We propose the compile-time instrumentation of coexisting modules---IP blocks, accelerators, etc.---implemented in FPGAs. The efficient mapping of tasks to execution units can then be achieved, for power and/or timing performance, by tracking dynamic power consumption and/or timing slack online at module-level granularity. Our proposed instrumentation is transparent, thereby not affecting circuit functionality. Power and timing overheads have proven to be small and tend to be outweighed by the exposed runtime benefits.
Yang S, Shafik R, Merrett G, et al., 2015, Adaptive Energy Minimization of Embedded Heterogeneous Systems using Regression-based Learning, International Workshop on Power and Timing Modeling, Optimization and Simulation (PATMOS), Publisher: IEEE, Pages: 103-110
Modern embedded systems consist of heterogeneous computing resources with diverse energy and performance trade-offs. This is because these resources exercise the application tasks differently, generating varying workloads and energy consumption. As a result, minimizing energy consumption in these systems is challenging as continuous adaptation between application task mapping (i.e. allocating tasks among the computing resources) and dynamic voltage/frequency scaling (DVFS) is required. Existing approaches have limitations due to lack of such adaptation with practical validation (Table I). This paper addresses such limitation and proposes a novel adaptive energy minimization approach for embedded heterogeneous systems. Fundamental to this approach is a runtime model, generated through regression-based learning of energy/performance trade-offs between different computing resources in the system. Using this model, an application task is suitably mapped on a computing resource during runtime, ensuring minimum energy consumption for a given application performance requirement. Such mapping is also coupled with a DVFS control to adapt to performance and workload variations. The proposed approach is designed, engineered and validated on a Zynq-ZC702 platform, consisting of CPU, DSP and FPGA cores. Using several image processing applications as case studies, it was demonstrated that our proposed approach can achieve significant energy savings (>70%), when compared to the existing approaches.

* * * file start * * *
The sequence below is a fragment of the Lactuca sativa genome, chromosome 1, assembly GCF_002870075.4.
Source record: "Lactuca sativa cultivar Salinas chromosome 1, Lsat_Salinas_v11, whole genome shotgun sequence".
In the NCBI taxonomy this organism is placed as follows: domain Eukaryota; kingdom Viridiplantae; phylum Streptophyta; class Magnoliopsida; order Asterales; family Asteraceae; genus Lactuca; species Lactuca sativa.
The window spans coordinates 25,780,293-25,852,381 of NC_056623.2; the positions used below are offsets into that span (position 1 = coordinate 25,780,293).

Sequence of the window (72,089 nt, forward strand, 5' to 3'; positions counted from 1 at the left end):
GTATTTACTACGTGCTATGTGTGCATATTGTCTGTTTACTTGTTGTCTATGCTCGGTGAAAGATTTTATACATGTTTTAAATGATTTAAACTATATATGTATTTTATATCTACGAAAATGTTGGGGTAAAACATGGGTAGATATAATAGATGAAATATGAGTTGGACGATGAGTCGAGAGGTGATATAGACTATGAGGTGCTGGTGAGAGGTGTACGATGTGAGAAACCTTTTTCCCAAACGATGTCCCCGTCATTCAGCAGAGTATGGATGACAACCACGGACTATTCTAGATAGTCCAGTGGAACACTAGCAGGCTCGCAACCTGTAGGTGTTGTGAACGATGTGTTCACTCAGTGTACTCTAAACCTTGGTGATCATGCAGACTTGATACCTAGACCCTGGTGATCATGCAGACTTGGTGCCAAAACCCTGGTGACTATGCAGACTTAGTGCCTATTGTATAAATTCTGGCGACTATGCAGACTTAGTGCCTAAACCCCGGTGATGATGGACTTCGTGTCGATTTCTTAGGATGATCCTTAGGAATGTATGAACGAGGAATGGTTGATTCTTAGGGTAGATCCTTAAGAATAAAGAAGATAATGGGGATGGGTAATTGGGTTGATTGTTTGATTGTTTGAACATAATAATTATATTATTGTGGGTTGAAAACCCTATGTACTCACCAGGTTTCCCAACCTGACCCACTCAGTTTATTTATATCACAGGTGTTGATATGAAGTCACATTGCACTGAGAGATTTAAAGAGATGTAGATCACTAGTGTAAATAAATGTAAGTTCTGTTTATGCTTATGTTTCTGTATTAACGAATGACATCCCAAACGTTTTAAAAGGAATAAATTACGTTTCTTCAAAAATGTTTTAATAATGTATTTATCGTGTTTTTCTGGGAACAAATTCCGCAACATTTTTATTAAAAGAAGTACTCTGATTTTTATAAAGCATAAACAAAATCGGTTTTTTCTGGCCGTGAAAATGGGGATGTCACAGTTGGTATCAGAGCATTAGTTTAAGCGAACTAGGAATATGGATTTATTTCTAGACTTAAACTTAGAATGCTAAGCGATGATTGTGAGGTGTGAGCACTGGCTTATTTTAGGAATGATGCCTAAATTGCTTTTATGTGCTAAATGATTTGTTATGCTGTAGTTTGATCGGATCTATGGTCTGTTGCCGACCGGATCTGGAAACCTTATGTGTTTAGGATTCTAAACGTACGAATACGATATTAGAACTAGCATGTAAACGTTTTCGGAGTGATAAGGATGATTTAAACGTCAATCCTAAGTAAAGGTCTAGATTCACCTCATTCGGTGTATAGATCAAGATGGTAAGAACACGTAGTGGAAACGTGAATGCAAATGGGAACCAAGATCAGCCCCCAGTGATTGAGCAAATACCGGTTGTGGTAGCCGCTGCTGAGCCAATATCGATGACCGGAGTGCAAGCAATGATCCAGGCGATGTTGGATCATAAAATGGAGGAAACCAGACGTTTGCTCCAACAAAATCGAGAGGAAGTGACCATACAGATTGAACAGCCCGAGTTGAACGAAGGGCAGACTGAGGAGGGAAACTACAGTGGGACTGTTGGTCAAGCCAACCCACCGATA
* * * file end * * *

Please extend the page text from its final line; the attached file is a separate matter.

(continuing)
Davis J, Cheung PYK, 2014, Achieving Low-overhead Fault Tolerance for Parallel Accelerators with Dynamic Partial Reconfiguration, International Conference on Field-programmable Logic and Applications (FPL) 2014, Publisher: IEEE, Pages: 1-6, ISSN: 1946-147X
While allowing for the fabrication of increasingly complex and efficient circuitry, transistor shrinkage and count-per-device expansion have major downsides: chiefly increased variation, degradation and fault susceptibility. For this reason, design-time consideration of fault tolerance will have to be given to increasing numbers of electronic systems in the future to ensure yields, reliabilities and lifetimes remain acceptably high. Many commonly implemented operators are suited to modification resulting in datapath error detection capabilities with low area overheads. FPGAs are uniquely placed to allow further area savings to be made when incorporating fault avoidance mechanisms thanks to their dynamic reconfigurability. In this paper, we examine the practicalities and costs involved in implementing hardware-software fault tolerance on a test platform: a parallel matrix multiplication accelerator in hardware, with controller in software, running on a Xilinx Zynq system-on-chip. A combination of `bolt-on' error detection logic and software-triggered routing reconfiguration serve to provide low-overhead datapath fault tolerance at runtime. Rapid yet accurate fault diagnoses along with low hardware (area), software (configuration storage) and performance penalties are achieved.
Davis J, Cheung PYK, 2014, Reducing Overheads for Fault-tolerant Datapaths with Dynamic Partial Reconfiguration, IEEE Symposium on Field-programmable Custom Computing Machines (FCCM) 2014, Publisher: IEEE, Pages: 103-103
As process scaling and transistor count inflation continue, silicon chips are becoming increasingly susceptible to faults. Although FPGAs are particularly vulnerable to these effects, their runtime reconfigurability offers unique opportunities for fault tolerance. This work presents an application combining algorithmic-level error detection with dynamic partial reconfiguration (DPR) to allow faults manifested within its datapath at runtime to be circumvented at low cost.
Davis JJ, Cheung PYK, 2014, Datapath Fault Tolerance for Parallel Accelerators, International Conference on Field-programmable Technology (FPT) 2013, Publisher: IEEE, Pages: 366-369
While we reap the benefits of process scaling in terms of transistor density and switching speed, consideration must be given to the negative effects it causes: increased variation, degradation and fault susceptibility. Above device level, such phenomena and the faults they induce can lead to reduced yield, decreased system reliability and, in extreme cases, total failure after a period of successful operation. Although error detection and correction are almost always considered for highly sensitive and susceptible applications such as those in space, for other, more general-purpose applications they are often overlooked. In this paper, we present a parallel matrix multiplication accelerator running in hardware on the Xilinx Zynq system-on-chip platform, along with 'bolt-on' logic for detecting, locating and avoiding faults within its datapath. Designs of various sizes are compared with respect to resource overhead and performance impact. Our largest-implemented fault-tolerant accelerator was found to consume 17.3% more area, run at a 3.95% lower frequency and incur an 18.8% execution time penalty over its equivalent fault-susceptible design during fault-free operation.